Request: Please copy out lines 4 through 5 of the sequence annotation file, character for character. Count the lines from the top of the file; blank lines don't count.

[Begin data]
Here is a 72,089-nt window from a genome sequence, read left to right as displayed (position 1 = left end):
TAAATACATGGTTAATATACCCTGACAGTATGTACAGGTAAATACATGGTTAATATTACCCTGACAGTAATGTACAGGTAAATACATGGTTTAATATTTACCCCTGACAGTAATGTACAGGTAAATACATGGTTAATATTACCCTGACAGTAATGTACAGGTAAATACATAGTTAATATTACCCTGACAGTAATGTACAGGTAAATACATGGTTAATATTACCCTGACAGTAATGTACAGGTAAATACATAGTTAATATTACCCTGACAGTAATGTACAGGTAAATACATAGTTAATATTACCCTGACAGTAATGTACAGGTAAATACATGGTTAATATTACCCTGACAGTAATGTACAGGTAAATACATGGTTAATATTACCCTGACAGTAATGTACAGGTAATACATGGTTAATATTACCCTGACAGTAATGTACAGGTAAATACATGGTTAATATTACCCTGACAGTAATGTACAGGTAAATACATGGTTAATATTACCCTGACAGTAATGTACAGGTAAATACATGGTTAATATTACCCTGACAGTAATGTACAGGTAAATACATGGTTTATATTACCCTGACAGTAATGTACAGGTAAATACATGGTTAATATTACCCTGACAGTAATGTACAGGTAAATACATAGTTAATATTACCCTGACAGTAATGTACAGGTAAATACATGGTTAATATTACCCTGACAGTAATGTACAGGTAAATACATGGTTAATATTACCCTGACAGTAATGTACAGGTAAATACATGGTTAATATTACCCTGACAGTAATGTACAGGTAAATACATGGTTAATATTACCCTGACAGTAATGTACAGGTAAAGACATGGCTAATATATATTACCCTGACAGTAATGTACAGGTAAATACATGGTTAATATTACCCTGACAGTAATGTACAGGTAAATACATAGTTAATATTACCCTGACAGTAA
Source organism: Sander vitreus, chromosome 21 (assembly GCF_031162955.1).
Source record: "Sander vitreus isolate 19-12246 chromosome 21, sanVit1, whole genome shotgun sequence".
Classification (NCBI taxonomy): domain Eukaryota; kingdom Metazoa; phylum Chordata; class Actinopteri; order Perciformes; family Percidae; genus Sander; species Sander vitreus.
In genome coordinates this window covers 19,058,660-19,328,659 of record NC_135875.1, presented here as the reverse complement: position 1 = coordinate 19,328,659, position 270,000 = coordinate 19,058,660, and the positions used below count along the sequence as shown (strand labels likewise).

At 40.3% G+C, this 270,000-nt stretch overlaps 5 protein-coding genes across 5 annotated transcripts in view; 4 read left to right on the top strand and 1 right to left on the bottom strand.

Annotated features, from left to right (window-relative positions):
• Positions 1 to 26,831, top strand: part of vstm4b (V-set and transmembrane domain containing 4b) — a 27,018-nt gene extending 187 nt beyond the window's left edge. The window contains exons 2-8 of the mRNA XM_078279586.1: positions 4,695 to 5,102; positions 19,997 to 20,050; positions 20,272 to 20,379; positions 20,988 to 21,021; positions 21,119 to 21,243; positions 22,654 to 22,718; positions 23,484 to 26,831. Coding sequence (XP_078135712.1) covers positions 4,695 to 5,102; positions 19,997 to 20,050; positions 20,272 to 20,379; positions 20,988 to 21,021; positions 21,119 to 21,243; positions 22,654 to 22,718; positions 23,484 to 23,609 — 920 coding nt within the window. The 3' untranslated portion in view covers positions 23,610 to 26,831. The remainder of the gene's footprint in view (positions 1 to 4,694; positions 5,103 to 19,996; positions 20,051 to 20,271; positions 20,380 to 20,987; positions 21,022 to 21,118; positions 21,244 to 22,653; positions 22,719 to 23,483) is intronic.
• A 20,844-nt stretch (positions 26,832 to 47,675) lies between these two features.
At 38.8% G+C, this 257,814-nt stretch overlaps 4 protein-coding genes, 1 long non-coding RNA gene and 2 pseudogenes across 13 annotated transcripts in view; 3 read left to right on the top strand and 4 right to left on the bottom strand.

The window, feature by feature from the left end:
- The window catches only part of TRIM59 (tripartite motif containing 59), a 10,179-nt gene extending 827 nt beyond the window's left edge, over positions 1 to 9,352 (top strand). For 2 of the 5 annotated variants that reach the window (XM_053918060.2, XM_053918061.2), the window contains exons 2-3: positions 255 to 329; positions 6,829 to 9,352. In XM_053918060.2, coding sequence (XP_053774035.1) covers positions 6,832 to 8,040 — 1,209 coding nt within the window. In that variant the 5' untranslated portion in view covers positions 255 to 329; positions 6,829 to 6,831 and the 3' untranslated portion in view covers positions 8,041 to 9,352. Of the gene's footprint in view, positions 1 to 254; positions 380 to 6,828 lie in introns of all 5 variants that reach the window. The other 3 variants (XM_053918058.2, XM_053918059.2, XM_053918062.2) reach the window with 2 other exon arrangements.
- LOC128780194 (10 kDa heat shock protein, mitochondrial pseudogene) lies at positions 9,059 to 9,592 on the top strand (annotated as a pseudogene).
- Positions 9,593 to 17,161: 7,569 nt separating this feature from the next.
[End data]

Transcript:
Source record: "Sander vitreus isolate 19-12246 chromosome 21, sanVit1, whole genome shotgun sequence".
Classification (NCBI taxonomy): domain Eukaryota; kingdom Metazoa; phylum Chordata; class Actinopteri; order Perciformes; family Percidae; genus Sander; species Sander vitreus.